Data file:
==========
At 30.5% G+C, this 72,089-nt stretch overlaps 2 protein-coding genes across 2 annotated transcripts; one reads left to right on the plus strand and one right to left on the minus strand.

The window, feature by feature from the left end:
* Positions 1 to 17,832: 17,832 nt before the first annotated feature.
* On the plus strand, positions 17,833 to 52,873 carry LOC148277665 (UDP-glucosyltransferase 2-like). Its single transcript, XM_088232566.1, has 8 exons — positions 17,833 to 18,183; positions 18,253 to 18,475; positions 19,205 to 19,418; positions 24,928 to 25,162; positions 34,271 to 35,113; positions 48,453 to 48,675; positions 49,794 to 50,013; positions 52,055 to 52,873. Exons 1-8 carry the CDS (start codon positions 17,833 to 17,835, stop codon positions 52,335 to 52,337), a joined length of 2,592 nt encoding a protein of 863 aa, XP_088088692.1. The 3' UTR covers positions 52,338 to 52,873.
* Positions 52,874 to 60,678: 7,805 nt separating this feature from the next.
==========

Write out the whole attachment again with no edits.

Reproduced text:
At 30.5% G+C, this 72,089-nt stretch overlaps 2 protein-coding genes across 2 annotated transcripts; one reads left to right on the plus strand and one right to left on the minus strand.

The window, feature by feature from the left end:
* Positions 1 to 17,832: 17,832 nt before the first annotated feature.
* On the plus strand, positions 17,833 to 52,873 carry LOC148277665 (UDP-glucosyltransferase 2-like). Its single transcript, XM_088232566.1, has 8 exons — positions 17,833 to 18,183; positions 18,253 to 18,475; positions 19,205 to 19,418; positions 24,928 to 25,162; positions 34,271 to 35,113; positions 48,453 to 48,675; positions 49,794 to 50,013; positions 52,055 to 52,873. Exons 1-8 carry the CDS (start codon positions 17,833 to 17,835, stop codon positions 52,335 to 52,337), a joined length of 2,592 nt encoding a protein of 863 aa, XP_088088692.1. The 3' UTR covers positions 52,338 to 52,873.
* Positions 52,874 to 60,678: 7,805 nt separating this feature from the next.